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When reading a good book, finding the attributes of the characters that distinguish them, will provide your child with unequalled life lessons. It also helps your child understand what makes a person likeable and good. And when a story includes a character that makes mistakes, your child can find a sense of security in knowing that character received justice for wrong choices and mercy when they repented.

How often have children thrilled to hear that Pinocchio finally learned to obey? Or that Mary from A Secret Garden learned about friendship and kindness? Consider this Diamante Poem written about Mary / Martha: (The pattern is given at the end—try one with your child.) (When formatted on the center, it creates a diamond.)

Mary
Spoiled, selfish,
Demanding, pouting, sulking,
India, orphan, daughter, England,
Helping, cleaning, singing,
Patient, cheerful,
Martha

Reading stories about people who make good choices, or who learn from bad choices and repent, are the best unspoken lessons your child can receive. One of my favorite children’s stories is called Treasures of the Snow by Patricia St. John (ages 7+). The story is about Annette, whose younger brother, Dani, is crippled by the careless act of Lucien, the village bully.

[During one of our trips to grandma’s–three hours away–my children began quarreling and the car became filled with the spirit of tension and resentment. In an attempt to divert them, I pulled out the book we’d been reading, and it happened to be Treasures of the Snow. They liked to have me read to them and quieted right down.

As I read this book, the whole feeling in the car changed. The lessons of love and forgiveness were so strong that they influenced how our children were feeling toward each other right then. I looked over at my husband, who hadn’t been listening at our bedtime reading time (so he wasn’t previously invested in the book), but listening then, he was visibly touched by the story.]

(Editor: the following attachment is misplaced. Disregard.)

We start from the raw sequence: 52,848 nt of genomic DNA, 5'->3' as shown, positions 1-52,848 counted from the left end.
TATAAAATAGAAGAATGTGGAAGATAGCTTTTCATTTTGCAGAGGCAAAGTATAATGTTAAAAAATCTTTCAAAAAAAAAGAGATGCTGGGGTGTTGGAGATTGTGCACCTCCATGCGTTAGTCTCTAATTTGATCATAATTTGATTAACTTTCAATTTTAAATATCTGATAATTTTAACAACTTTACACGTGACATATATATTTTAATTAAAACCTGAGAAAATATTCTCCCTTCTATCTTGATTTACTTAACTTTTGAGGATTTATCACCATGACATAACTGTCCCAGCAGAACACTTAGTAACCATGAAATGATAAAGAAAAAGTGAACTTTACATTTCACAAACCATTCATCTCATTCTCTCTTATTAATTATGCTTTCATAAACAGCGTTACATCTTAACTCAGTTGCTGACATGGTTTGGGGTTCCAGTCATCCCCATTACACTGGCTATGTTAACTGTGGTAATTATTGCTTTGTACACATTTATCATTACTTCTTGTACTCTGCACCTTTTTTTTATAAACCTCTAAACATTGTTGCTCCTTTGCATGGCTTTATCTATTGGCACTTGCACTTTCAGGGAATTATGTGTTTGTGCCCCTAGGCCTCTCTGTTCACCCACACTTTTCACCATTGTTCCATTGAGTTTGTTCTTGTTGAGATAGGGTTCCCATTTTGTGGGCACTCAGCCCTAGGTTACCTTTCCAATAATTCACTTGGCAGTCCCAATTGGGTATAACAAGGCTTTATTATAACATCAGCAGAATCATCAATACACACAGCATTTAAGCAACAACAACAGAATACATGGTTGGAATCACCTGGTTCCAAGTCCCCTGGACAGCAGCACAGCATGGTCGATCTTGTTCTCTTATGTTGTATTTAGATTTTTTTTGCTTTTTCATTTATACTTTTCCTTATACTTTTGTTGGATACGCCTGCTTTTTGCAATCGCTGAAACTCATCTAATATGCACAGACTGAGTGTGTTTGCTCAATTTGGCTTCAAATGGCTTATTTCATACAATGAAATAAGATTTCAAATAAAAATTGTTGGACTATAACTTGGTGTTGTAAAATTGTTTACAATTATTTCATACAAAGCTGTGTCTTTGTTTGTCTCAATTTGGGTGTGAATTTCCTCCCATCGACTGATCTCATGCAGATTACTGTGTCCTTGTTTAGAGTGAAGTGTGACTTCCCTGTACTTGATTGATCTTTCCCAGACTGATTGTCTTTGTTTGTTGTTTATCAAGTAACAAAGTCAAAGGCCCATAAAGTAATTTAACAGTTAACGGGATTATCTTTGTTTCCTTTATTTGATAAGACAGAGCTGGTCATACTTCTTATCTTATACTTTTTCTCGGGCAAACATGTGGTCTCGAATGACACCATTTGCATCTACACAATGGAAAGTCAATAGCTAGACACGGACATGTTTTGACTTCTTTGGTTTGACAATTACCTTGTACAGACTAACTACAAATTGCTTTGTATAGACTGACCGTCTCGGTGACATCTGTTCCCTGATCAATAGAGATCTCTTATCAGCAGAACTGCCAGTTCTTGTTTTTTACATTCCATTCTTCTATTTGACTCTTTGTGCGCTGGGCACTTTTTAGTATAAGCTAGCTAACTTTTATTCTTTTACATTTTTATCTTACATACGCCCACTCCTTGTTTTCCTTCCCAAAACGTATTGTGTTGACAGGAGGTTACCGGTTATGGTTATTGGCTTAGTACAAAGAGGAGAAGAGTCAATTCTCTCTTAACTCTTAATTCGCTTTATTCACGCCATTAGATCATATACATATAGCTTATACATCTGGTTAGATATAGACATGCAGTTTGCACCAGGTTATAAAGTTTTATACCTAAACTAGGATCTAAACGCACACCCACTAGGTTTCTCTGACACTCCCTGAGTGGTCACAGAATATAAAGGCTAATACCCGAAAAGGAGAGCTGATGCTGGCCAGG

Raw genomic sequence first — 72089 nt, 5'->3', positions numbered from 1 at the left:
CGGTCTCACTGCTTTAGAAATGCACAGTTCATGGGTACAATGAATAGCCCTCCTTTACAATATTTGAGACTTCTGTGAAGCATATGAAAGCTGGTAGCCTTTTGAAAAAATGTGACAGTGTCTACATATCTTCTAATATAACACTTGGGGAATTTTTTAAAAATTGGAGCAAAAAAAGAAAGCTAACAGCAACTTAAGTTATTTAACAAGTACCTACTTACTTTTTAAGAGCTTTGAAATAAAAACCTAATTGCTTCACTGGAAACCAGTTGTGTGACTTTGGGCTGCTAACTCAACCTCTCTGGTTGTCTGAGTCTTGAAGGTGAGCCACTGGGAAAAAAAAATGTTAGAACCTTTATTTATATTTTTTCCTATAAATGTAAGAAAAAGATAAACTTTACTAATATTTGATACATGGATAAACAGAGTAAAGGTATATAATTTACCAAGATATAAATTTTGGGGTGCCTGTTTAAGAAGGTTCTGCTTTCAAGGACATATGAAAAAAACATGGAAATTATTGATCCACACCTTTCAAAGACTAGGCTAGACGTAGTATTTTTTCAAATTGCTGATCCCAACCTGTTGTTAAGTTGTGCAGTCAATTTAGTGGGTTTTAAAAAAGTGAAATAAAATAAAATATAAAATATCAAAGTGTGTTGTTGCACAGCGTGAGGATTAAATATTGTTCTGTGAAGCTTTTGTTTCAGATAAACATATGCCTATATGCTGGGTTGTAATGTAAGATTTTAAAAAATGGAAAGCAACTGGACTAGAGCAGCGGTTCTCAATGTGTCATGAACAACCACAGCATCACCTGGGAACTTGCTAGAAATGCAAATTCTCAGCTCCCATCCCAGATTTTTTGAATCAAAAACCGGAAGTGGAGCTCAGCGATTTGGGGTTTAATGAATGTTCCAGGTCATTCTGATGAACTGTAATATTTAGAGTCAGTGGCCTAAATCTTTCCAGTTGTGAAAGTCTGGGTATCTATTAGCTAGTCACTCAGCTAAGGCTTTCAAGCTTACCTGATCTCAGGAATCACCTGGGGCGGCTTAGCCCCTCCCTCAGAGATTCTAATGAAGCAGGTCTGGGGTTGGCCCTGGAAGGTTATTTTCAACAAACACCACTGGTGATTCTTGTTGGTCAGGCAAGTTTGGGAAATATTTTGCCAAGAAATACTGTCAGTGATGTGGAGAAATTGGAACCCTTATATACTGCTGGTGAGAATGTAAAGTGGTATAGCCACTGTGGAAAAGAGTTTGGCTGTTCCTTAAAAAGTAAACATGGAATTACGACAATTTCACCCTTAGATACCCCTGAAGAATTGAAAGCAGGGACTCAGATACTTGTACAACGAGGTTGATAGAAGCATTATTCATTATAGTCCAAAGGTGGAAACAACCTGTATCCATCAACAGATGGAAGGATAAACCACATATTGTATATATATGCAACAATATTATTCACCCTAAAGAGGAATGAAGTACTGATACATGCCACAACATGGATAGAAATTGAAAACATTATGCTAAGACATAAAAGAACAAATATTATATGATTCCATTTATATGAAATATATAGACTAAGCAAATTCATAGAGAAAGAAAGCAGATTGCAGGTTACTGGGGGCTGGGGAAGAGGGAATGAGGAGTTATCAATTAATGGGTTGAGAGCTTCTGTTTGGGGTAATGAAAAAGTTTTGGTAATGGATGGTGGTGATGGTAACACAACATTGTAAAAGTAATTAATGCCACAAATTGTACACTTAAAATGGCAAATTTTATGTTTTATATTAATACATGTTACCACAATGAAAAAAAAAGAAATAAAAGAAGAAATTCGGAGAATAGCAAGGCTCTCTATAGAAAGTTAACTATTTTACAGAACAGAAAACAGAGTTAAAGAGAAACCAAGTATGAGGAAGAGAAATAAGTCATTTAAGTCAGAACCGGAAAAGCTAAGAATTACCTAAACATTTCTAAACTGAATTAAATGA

Under Characters in the literature notebook for the book you are reading, a page should be devoted to each main character. In this story those would include Annette, Lucien and Dani.

Divide each page beneath the character’s name into two columns, making a T chart and labeling the columns Internal and External. Then as the story is read, watch for the attributes of the characters and underline them in blue (for true blue). Them record the reference.

T charts could consume a couple of pages per character, so guide it according to your child’s abilities, although challenging him to stretch slightly. When children do more than they have done previously, they grow.

Often a sequence will develop where internal characteristics are manifested in external actions.

Before teaching the concept of characters, discuss the definition of the word. See the ideas on Teaching About Character. And enjoy writing a Diamante Poem.

Noun
Adjective, adjective (describing noun)
3 gerunds (ing words that apply to first noun)
4 nouns (2 related to top noun, 2 related to bottom noun)
3 gerunds (that apply to last noun)
2 adjectives (describing last noun)
Noun (often the opposite of the first one.)

Other related topics:
Elements of a Story / Author
Elements of a Story / Background
Elements of a Story / Setting
Elements of a Story / Themes

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